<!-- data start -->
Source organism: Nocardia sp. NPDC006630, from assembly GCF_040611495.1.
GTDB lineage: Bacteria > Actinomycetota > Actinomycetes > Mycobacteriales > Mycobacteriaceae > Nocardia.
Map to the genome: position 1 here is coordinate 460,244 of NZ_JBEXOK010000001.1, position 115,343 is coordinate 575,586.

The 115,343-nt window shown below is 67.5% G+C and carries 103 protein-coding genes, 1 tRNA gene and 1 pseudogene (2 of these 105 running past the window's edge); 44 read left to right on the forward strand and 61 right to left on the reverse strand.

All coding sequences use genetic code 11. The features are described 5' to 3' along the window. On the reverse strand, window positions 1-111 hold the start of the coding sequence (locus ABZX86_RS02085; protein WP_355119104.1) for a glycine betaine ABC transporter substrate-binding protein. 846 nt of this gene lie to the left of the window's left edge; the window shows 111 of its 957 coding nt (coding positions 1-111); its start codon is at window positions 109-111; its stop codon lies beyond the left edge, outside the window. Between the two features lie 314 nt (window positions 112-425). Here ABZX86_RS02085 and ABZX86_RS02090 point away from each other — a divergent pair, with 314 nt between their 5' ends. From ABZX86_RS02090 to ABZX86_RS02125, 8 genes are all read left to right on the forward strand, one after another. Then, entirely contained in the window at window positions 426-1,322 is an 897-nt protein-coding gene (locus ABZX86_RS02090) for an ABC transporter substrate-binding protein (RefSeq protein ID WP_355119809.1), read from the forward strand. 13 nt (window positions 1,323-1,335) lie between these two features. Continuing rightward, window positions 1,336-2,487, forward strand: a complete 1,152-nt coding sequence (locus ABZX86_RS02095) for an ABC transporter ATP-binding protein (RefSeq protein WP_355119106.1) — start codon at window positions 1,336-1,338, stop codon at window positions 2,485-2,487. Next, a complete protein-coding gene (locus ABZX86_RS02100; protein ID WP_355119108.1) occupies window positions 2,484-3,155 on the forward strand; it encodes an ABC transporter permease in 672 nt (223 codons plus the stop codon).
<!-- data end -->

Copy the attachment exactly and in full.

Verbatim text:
Source organism: Nocardia sp. NPDC006630, from assembly GCF_040611495.1.
GTDB lineage: Bacteria > Actinomycetota > Actinomycetes > Mycobacteriales > Mycobacteriaceae > Nocardia.
Map to the genome: position 1 here is coordinate 460,244 of NZ_JBEXOK010000001.1, position 115,343 is coordinate 575,586.

The 115,343-nt window shown below is 67.5% G+C and carries 103 protein-coding genes, 1 tRNA gene and 1 pseudogene (2 of these 105 running past the window's edge); 44 read left to right on the forward strand and 61 right to left on the reverse strand.

All coding sequences use genetic code 11. The features are described 5' to 3' along the window. On the reverse strand, window positions 1-111 hold the start of the coding sequence (locus ABZX86_RS02085; protein WP_355119104.1) for a glycine betaine ABC transporter substrate-binding protein. 846 nt of this gene lie to the left of the window's left edge; the window shows 111 of its 957 coding nt (coding positions 1-111); its start codon is at window positions 109-111; its stop codon lies beyond the left edge, outside the window. Between the two features lie 314 nt (window positions 112-425). Here ABZX86_RS02085 and ABZX86_RS02090 point away from each other — a divergent pair, with 314 nt between their 5' ends. From ABZX86_RS02090 to ABZX86_RS02125, 8 genes are all read left to right on the forward strand, one after another. Then, entirely contained in the window at window positions 426-1,322 is an 897-nt protein-coding gene (locus ABZX86_RS02090) for an ABC transporter substrate-binding protein (RefSeq protein ID WP_355119809.1), read from the forward strand. 13 nt (window positions 1,323-1,335) lie between these two features. Continuing rightward, window positions 1,336-2,487, forward strand: a complete 1,152-nt coding sequence (locus ABZX86_RS02095) for an ABC transporter ATP-binding protein (RefSeq protein WP_355119106.1) — start codon at window positions 1,336-1,338, stop codon at window positions 2,485-2,487. Next, a complete protein-coding gene (locus ABZX86_RS02100; protein ID WP_355119108.1) occupies window positions 2,484-3,155 on the forward strand; it encodes an ABC transporter permease in 672 nt (223 codons plus the stop codon).